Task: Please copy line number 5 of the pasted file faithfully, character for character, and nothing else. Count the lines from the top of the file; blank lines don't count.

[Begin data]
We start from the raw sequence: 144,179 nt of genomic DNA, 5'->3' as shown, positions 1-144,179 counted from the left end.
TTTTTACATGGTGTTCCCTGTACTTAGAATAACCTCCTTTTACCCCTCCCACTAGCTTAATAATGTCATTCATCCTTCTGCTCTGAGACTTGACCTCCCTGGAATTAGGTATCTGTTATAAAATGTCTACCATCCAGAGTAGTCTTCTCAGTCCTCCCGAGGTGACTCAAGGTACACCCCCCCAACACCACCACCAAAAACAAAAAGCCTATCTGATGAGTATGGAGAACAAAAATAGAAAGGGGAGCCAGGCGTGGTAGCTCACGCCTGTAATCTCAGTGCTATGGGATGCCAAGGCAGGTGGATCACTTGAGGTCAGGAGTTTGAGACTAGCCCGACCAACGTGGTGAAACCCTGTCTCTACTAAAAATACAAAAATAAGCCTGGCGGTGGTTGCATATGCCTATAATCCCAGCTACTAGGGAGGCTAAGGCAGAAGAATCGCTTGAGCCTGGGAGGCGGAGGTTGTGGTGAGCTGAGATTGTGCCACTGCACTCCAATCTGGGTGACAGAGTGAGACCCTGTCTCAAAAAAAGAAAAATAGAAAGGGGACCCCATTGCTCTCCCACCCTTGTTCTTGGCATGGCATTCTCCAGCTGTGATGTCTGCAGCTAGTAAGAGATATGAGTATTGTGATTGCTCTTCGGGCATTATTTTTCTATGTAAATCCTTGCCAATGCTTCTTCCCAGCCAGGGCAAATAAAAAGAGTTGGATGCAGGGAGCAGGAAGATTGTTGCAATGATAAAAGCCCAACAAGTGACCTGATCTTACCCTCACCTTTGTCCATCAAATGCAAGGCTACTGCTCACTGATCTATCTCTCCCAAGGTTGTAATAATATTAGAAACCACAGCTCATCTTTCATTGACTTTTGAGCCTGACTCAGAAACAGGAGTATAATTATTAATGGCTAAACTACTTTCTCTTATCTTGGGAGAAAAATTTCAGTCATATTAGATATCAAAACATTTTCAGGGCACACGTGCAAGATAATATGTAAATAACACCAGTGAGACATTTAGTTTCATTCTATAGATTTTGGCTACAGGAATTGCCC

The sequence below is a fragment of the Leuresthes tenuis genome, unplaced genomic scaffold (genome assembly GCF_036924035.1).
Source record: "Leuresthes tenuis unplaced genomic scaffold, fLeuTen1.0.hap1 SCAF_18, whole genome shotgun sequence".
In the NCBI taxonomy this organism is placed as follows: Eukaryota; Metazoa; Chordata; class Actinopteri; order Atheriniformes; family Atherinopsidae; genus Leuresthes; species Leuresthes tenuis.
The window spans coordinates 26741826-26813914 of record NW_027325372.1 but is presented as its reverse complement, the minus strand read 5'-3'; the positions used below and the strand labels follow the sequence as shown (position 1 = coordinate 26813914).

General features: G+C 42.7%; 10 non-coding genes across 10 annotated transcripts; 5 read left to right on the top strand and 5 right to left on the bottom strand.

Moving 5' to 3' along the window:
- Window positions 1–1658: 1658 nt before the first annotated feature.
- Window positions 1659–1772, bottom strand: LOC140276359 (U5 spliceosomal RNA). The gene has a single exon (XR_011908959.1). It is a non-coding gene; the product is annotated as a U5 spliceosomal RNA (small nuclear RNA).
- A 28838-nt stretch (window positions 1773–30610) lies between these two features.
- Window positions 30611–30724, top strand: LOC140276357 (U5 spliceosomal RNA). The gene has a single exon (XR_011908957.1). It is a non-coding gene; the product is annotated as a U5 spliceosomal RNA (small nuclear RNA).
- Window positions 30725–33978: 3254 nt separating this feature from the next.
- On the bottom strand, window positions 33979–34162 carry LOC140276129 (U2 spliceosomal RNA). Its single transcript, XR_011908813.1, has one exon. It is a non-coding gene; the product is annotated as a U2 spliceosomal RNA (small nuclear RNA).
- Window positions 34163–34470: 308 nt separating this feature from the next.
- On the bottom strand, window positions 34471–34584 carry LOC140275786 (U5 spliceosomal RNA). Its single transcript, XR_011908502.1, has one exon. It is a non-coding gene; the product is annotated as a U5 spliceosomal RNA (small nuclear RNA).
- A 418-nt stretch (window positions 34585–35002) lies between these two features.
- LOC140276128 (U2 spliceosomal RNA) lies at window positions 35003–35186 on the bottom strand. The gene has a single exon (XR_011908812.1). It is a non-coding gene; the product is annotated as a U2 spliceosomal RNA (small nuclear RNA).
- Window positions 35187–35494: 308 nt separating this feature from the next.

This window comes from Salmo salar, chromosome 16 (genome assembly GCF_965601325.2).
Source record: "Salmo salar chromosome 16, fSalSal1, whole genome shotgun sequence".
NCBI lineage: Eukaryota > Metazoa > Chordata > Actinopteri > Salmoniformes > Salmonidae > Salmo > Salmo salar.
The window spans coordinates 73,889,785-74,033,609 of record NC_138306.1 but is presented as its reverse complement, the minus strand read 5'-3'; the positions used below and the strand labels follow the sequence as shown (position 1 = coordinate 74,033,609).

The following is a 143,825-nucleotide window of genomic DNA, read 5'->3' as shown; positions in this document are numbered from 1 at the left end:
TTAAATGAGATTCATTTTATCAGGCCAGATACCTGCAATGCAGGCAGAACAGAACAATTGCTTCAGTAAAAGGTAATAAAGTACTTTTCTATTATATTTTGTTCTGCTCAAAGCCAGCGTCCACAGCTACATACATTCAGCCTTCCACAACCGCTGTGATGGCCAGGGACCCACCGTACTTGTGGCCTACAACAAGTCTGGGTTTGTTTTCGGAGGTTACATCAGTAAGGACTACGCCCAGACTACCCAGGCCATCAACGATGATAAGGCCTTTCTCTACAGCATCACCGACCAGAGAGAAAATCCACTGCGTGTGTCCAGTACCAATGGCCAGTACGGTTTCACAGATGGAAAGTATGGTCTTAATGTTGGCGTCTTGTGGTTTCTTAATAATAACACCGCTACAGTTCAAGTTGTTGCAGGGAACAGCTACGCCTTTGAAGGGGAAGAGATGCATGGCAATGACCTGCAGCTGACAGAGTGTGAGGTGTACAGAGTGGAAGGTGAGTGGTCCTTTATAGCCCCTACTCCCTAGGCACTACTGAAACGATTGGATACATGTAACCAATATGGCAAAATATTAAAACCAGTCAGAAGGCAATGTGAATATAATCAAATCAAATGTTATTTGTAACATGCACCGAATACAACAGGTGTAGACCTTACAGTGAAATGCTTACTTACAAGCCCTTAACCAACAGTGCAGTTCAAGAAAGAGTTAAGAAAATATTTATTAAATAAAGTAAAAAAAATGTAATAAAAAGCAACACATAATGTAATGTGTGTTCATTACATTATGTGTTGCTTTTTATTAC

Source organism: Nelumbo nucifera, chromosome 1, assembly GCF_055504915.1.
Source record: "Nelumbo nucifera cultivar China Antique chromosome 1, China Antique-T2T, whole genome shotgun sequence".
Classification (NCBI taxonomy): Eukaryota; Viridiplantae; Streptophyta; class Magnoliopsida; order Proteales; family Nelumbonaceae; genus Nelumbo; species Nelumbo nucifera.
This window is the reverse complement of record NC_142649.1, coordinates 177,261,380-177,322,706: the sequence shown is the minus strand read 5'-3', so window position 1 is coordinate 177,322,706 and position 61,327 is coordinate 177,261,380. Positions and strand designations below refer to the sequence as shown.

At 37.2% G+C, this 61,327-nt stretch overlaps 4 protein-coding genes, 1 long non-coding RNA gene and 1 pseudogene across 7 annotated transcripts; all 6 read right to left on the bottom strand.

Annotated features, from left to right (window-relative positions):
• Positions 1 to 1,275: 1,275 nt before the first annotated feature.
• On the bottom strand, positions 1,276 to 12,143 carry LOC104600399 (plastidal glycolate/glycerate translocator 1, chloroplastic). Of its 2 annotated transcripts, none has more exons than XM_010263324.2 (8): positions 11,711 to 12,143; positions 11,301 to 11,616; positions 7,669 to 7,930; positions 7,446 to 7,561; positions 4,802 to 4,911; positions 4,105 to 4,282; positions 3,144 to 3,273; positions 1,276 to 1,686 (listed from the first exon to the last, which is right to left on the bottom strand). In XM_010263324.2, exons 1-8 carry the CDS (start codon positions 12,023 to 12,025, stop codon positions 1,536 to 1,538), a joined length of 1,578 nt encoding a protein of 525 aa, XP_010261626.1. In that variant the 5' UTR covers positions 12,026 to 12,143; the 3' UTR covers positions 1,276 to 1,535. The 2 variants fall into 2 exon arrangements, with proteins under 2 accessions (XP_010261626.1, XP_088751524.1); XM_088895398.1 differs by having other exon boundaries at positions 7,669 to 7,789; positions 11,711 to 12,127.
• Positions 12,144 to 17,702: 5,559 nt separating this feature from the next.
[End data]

In the NCBI taxonomy this organism is placed as follows: Eukaryota; Metazoa; Chordata; class Actinopteri; order Atheriniformes; family Atherinopsidae; genus Leuresthes; species Leuresthes tenuis.